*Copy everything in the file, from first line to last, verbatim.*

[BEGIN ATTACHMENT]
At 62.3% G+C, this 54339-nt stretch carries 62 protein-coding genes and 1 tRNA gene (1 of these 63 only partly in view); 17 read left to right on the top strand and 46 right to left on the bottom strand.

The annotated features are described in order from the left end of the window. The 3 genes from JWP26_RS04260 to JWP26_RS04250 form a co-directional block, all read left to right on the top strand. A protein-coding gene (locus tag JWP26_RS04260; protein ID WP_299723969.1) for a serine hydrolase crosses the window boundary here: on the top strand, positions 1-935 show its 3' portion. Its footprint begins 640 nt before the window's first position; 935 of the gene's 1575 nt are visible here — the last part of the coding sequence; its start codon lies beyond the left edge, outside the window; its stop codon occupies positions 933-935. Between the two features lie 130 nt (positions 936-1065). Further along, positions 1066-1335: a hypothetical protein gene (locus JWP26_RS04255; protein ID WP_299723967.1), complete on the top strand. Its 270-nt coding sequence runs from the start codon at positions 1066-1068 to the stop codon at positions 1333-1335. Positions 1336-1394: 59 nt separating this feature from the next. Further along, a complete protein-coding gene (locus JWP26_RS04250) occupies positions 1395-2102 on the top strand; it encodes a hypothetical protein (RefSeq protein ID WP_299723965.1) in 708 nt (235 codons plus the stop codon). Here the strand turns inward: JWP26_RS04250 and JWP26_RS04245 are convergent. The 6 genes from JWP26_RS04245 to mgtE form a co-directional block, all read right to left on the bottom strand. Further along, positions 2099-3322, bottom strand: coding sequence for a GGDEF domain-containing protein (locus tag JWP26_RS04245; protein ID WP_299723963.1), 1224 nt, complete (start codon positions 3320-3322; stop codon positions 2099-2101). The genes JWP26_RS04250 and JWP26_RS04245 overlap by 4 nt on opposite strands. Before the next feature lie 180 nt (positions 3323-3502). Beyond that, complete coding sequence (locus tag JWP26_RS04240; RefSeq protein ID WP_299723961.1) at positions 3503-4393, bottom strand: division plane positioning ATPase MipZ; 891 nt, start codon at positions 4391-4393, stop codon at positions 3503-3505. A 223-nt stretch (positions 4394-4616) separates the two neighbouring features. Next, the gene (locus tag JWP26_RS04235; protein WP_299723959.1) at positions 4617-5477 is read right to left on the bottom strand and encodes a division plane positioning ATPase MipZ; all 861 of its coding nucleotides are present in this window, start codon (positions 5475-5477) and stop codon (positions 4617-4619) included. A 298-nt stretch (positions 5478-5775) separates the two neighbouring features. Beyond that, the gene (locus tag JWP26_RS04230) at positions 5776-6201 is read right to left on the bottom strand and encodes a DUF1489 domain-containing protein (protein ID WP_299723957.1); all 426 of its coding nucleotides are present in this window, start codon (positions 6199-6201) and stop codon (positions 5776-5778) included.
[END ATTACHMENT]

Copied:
At 62.3% G+C, this 54339-nt stretch carries 62 protein-coding genes and 1 tRNA gene (1 of these 63 only partly in view); 17 read left to right on the top strand and 46 right to left on the bottom strand.

The annotated features are described in order from the left end of the window. The 3 genes from JWP26_RS04260 to JWP26_RS04250 form a co-directional block, all read left to right on the top strand. A protein-coding gene (locus tag JWP26_RS04260; protein ID WP_299723969.1) for a serine hydrolase crosses the window boundary here: on the top strand, positions 1-935 show its 3' portion. Its footprint begins 640 nt before the window's first position; 935 of the gene's 1575 nt are visible here — the last part of the coding sequence; its start codon lies beyond the left edge, outside the window; its stop codon occupies positions 933-935. Between the two features lie 130 nt (positions 936-1065). Further along, positions 1066-1335: a hypothetical protein gene (locus JWP26_RS04255; protein ID WP_299723967.1), complete on the top strand. Its 270-nt coding sequence runs from the start codon at positions 1066-1068 to the stop codon at positions 1333-1335. Positions 1336-1394: 59 nt separating this feature from the next. Further along, a complete protein-coding gene (locus JWP26_RS04250) occupies positions 1395-2102 on the top strand; it encodes a hypothetical protein (RefSeq protein ID WP_299723965.1) in 708 nt (235 codons plus the stop codon). Here the strand turns inward: JWP26_RS04250 and JWP26_RS04245 are convergent. The 6 genes from JWP26_RS04245 to mgtE form a co-directional block, all read right to left on the bottom strand. Further along, positions 2099-3322, bottom strand: coding sequence for a GGDEF domain-containing protein (locus tag JWP26_RS04245; protein ID WP_299723963.1), 1224 nt, complete (start codon positions 3320-3322; stop codon positions 2099-2101). The genes JWP26_RS04250 and JWP26_RS04245 overlap by 4 nt on opposite strands. Before the next feature lie 180 nt (positions 3323-3502). Beyond that, complete coding sequence (locus tag JWP26_RS04240; RefSeq protein ID WP_299723961.1) at positions 3503-4393, bottom strand: division plane positioning ATPase MipZ; 891 nt, start codon at positions 4391-4393, stop codon at positions 3503-3505. A 223-nt stretch (positions 4394-4616) separates the two neighbouring features. Next, the gene (locus tag JWP26_RS04235; protein WP_299723959.1) at positions 4617-5477 is read right to left on the bottom strand and encodes a division plane positioning ATPase MipZ; all 861 of its coding nucleotides are present in this window, start codon (positions 5475-5477) and stop codon (positions 4617-4619) included. A 298-nt stretch (positions 5478-5775) separates the two neighbouring features. Beyond that, the gene (locus tag JWP26_RS04230) at positions 5776-6201 is read right to left on the bottom strand and encodes a DUF1489 domain-containing protein (protein ID WP_299723957.1); all 426 of its coding nucleotides are present in this window, start codon (positions 6199-6201) and stop codon (positions 5776-5778) included.